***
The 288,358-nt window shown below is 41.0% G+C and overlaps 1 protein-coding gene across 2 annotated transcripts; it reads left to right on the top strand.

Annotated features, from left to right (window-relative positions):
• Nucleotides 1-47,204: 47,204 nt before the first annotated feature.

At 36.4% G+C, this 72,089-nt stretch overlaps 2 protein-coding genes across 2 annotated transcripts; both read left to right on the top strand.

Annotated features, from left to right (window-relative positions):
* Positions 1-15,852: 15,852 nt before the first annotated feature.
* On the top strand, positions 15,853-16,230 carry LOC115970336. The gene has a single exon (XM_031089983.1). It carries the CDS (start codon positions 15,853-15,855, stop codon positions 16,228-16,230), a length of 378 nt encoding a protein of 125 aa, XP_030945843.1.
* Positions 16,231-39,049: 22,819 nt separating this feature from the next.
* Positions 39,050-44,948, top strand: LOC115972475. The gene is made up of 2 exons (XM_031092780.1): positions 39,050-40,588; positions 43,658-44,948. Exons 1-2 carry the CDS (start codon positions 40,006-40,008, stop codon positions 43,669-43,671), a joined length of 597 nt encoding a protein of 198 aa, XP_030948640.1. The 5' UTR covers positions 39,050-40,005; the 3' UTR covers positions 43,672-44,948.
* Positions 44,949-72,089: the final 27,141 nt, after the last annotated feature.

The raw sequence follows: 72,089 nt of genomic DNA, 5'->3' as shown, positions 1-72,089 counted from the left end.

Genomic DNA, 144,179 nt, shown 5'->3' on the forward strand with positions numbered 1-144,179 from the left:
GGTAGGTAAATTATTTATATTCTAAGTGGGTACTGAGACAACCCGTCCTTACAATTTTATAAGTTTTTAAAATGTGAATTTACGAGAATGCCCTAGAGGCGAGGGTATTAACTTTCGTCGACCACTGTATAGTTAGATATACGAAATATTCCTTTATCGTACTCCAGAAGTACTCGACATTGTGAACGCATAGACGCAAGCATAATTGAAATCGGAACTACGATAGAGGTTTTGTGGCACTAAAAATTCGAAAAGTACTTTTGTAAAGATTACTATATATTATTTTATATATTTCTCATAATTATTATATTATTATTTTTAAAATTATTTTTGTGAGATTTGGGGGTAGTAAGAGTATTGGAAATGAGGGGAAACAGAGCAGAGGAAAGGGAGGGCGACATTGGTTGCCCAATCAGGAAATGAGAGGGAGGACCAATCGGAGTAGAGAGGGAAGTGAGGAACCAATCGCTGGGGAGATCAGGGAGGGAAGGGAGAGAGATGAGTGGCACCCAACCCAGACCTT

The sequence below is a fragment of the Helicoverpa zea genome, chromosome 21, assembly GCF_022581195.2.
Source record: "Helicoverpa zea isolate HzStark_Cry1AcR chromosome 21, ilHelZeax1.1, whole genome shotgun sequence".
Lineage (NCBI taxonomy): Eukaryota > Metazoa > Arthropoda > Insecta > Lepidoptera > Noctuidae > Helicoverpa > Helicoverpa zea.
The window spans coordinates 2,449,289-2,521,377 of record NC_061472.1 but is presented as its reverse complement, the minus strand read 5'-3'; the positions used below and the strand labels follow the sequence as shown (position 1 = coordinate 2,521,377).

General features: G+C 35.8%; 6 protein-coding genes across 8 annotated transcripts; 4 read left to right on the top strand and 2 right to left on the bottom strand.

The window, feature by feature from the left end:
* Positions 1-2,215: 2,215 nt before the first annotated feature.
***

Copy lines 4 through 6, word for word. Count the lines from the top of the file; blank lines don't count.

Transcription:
At 36.4% G+C, this 72,089-nt stretch overlaps 2 protein-coding genes across 2 annotated transcripts; both read left to right on the top strand.

Annotated features, from left to right (window-relative positions):
* Positions 1-15,852: 15,852 nt before the first annotated feature.